by Piera Siegert, State Entomologist, NH Dept. Agriculture, Markets & Food
The hemlock woolly adelgid (HWA) quarantine – a joint quarantine by the Dept. of Agriculture, Markets & Food and the Dept. of Natural and Cultural Resources – is currently under review. The benefit of the HWA quarantine has been reduced over time as HWA populations have become established across the state, with natural dispersal of the insect outweighing the contribution from the human-assisted movement of potentially infested nursery stock and wood products.
A small insect from Asia capable of killing hemlocks, HWA can be spread through the movement of infested hemlock material as well as through natural dispersal by wind, birds, and other wildlife. HWA was introduced to the United States in the mid-1950s and is now established from Georgia to Maine. In New Hampshire, a quarantine on hemlock nursery stock and wood products was enacted in 1988 to protect the state’s hemlock resources and reduce the opportunity for introduction of this pest through trade. First found in Portsmouth in 2000, HWA has now been detected in 120 towns across the state and from every county except Coös. The original quarantine was periodically revised as new HWA detections occurred within the state and nationally. While historically the HWA quarantine was successful in reducing the number of new HWA introductions, its value has waned as HWA populations have slowly become established across the state. Today, most new detections of HWA in New Hampshire tend to be correlated with natural movement of the insect rather than trade.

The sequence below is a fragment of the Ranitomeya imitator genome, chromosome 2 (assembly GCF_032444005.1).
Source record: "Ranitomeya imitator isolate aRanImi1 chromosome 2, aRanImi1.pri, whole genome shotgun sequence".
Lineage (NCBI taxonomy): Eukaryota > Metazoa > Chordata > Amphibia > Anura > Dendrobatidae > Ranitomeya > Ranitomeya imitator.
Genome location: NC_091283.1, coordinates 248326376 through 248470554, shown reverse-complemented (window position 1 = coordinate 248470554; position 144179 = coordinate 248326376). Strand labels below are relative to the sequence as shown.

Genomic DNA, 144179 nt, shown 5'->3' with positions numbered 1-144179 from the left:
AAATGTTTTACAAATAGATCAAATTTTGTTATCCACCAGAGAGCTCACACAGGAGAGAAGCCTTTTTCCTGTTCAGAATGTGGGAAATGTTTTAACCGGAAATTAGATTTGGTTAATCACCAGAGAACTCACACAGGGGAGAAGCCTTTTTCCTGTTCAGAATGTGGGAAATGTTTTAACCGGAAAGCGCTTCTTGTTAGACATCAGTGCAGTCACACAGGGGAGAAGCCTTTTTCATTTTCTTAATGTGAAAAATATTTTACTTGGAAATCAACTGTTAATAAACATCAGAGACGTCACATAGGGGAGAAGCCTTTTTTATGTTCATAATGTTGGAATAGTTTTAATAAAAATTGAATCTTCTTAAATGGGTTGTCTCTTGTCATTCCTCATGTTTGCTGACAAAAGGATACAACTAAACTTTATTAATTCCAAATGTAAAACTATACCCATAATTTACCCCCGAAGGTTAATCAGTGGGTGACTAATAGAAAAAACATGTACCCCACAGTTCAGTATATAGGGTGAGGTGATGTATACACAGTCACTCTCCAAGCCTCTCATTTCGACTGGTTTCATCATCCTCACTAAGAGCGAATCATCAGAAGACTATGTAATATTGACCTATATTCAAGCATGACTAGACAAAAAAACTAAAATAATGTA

Eliminating the HWA quarantine does not eliminate all state HWA regulations and protections. HWA is a prohibited invasive species and subject to the state’s invasive species rules and penalties related to movement and distribution of this pest (Agr 3802.01). As a dangerous insect, HWA is regulated under the state’s nursery stock rules and detection during a nursery inspection will result in a stop sale order of hemlocks until the risk is addressed through treatment or disposal (Agr 2501.04). To maintain nursery stock as low-risk for transporting HWA, the state recommends following best management practices (BMPs). BMPs for nursery stock would include buying from reputable suppliers, routine inspections of imported hemlocks for HWA and other pests, treatment of hemlocks with signs of infestation, maintenance of customer records, and providing information about maintaining hemlock health to customers. HWA can be treated in landscape trees through use of targeted pesticides.
The Division of Forests and Lands responds to detections of HWA in forested settings. Their program includes annual surveys, cultural controls, pesticide applications, BMP recommendations, and a bio-control program.
A public comment period will be open until close of business, Friday, February 23rd. Comments may be submitted by email (firstname.lastname@example.org), fax (603-271-3692), or mail (ATTN: Piera Siegert, Div. Plant Industry, 29 Hazen Dr., Concord, NH 03301). More information about HWA, its status in NH, and BMPs are available on www.NHBugs.org, as well as the Division of Plant Industry’s webpage.